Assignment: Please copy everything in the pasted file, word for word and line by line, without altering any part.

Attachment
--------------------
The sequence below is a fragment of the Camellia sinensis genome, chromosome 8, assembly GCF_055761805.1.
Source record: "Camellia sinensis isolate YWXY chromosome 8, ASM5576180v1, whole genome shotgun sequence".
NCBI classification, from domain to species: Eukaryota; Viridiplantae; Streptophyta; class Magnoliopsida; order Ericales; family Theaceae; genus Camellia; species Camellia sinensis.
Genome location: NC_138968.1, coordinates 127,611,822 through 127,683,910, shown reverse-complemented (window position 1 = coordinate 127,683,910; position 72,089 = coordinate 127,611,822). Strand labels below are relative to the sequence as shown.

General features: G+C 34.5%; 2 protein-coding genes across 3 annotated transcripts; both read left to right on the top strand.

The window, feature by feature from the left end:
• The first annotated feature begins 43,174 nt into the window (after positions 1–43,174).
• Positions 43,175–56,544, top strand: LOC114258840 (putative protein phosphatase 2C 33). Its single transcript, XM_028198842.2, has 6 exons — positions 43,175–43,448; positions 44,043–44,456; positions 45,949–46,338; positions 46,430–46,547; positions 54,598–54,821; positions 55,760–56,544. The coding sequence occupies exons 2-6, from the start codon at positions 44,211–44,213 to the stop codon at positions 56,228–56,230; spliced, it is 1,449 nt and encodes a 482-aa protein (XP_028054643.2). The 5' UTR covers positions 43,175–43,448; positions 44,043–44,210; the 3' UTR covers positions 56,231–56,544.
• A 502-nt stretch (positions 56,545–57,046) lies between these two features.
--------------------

The sequence below is a fragment of the Camellia sinensis genome, chromosome 8, assembly GCF_055761805.1.
Source record: "Camellia sinensis isolate YWXY chromosome 8, ASM5576180v1, whole genome shotgun sequence".
NCBI classification, from domain to species: Eukaryota; Viridiplantae; Streptophyta; class Magnoliopsida; order Ericales; family Theaceae; genus Camellia; species Camellia sinensis.
Genome location: NC_138968.1, coordinates 127,611,822 through 127,683,910, shown reverse-complemented (window position 1 = coordinate 127,683,910; position 72,089 = coordinate 127,611,822). Strand labels below are relative to the sequence as shown.

General features: G+C 34.5%; 2 protein-coding genes across 3 annotated transcripts; both read left to right on the top strand.

The window, feature by feature from the left end:
• The first annotated feature begins 43,174 nt into the window (after positions 1–43,174).
• Positions 43,175–56,544, top strand: LOC114258840 (putative protein phosphatase 2C 33). Its single transcript, XM_028198842.2, has 6 exons — positions 43,175–43,448; positions 44,043–44,456; positions 45,949–46,338; positions 46,430–46,547; positions 54,598–54,821; positions 55,760–56,544. The coding sequence occupies exons 2-6, from the start codon at positions 44,211–44,213 to the stop codon at positions 56,228–56,230; spliced, it is 1,449 nt and encodes a 482-aa protein (XP_028054643.2). The 5' UTR covers positions 43,175–43,448; positions 44,043–44,210; the 3' UTR covers positions 56,231–56,544.
• A 502-nt stretch (positions 56,545–57,046) lies between these two features.